So that leaves me to comment on the third goal. Yes, our numaric system is Aramaic. But should our once proud Space Exploration Agency hold up it’s foremost goal to “make them (Muslims) feel good about their historic contributions to science, math and engineering”??!! Please!!!!
“”and third, and perhaps foremost, he wanted me to find a way to reach out to the Muslim world and engage much more with dominantly Muslim nations, to help them feel good about their historic contributions to science, math and engineering.””
NASA Director Charles Bolden
Talk about taking your eye off the ball! The agency that was once the embodiment of the modern American pioneering spirit, the international expert of technological innovation and application, the epitome of scientific endeavor now (under President Obama’s mandate) has as it’s foremost goal to try and make Muslims feel good about their contributions...
I did listen to the rest of the interview, but honestly feel a great deal of cynicsm based on the opening statements. I would probably not have been as upset if even one of the 3 goals that Director Bolden had provided had something to do with the United States showing some immediate leadership in Science, Technology, Engineering, or Math (STEM) instead of just trying to make people feel good.
How different this President is compared to the President that kicked off this national endeavor...
“The exploration of space will go ahead, whether we join in it or not, and it is one of the great adventures of all time, and no nation which expects to be the leader of other nations can expect to stay behind in this race for space.
Those who came before us made certain that this country rode the first waves of the industrial revolution, the first waves of modern invention, and the first wave of nuclear power, and this generation does not intend to founder in the backwash of the coming age of space. We mean to be a part of it--we mean to lead it. For the eyes of the world now look into space, to the moon and to the planets beyond, and we have vowed that we shall not see it governed by a hostile flag of conquest, but by a banner of freedom and peace. We have vowed that we shall not see space filled with weapons of mass destruction, but with instruments of knowledge and understanding.
Yet the vows of this Nation can only be fulfilled if we in this Nation are first, and, therefore, we intend to be first. In short, our leadership in science and industry, our hopes for peace and security, our obligations to ourselves as well as others, all require us to make this effort, to solve these mysteries, to solve them for the good of all men, and to become the world's leading space-faring nation.”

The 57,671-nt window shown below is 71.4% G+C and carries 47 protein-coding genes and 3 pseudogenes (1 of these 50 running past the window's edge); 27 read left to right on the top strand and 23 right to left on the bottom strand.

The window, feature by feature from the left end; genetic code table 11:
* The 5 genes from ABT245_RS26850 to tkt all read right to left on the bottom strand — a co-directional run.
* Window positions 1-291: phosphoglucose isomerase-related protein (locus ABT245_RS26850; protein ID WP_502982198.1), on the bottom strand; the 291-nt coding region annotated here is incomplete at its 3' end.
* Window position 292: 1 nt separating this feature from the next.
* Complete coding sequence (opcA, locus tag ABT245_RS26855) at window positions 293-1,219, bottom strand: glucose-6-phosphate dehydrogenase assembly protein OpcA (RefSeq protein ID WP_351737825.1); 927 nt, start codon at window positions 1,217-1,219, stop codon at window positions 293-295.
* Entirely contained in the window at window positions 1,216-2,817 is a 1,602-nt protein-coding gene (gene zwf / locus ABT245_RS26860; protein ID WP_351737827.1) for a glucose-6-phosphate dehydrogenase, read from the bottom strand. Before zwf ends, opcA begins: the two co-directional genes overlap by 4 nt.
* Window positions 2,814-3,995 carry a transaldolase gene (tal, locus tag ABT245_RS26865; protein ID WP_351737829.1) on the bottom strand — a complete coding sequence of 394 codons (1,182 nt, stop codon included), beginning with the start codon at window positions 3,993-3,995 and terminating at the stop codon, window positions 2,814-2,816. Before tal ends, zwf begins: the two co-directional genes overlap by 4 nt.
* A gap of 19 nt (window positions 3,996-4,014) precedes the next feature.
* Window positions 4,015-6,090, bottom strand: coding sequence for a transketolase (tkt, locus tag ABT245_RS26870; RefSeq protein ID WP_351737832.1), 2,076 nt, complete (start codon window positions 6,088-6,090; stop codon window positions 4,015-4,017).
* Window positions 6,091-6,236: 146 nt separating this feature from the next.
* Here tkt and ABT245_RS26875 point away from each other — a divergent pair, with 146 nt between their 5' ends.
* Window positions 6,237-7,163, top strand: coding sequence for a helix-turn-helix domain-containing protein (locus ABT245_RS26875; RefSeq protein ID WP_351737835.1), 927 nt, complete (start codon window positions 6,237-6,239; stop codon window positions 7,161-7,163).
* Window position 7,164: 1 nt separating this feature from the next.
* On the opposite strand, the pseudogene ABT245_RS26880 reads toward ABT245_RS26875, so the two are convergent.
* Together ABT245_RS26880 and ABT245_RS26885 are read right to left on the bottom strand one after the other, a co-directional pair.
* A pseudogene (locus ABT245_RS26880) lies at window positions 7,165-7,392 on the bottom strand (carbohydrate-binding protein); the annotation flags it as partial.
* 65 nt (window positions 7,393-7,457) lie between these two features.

“We Choose to Go to the Moon”
President John F. Kennedy, 1962
What do you think?
They couldn’t come up with anything significant.
“What is the one thing that makes our school system different from every other school in the world?”
Maybe it was just the fact that I was born in Melbourne Hospital, the son of a space engineer who had begun working on the SpaceCoast in the early 1950’s. The first thing that leaps to my mind was that WE WERE THE SPACECOAST! And I got to stay up late to see Neil Armstrong on the moon.
Maybe as a nation we have had so many things that our media tells us we should be ashamed of, that we have forgotten what we should be proud of.
Maybe our entertainment / virtual reality movies, games, tv shows have become so good that we have lost a sense of being amazed when solid rocket boosters hurl living beings several hundred miles above the earth.
Our sense of adventure in space was seared by the last two shuttle accidents.
The many benefits of Space Exploration and the inventions of space related-technologies (velcro, metal alloys used in sporting events, insulating blankets, etc.) have virtual no popular association with the Space Program.
Our culture’s heros have changed. We no longer honor our astronauts as explorers and hero’s, we only see them in the news when they are part of a scandalous love triangle.
I don’t really know what it is... or maybe it is all of those reasons and more. All I know is that the students never identified the brand of their school with the location of being on the SpaceCoast. And now we are down to a very uncertain future as the SpaceCoast. Two more launches of the Space Shuttle are scheduled and there is no manned launch program in the plans. In fact, the once proud US of A is going to rent seats on a Russian space craft whenever have a need to get to the Space Station or the Hubble.
What seemed like a futuristic, high tech name for a blog has become a historical reference of antiquity. Maybe I need to reexamine my brand...
Ed Tech Thoughts from the Spacecoast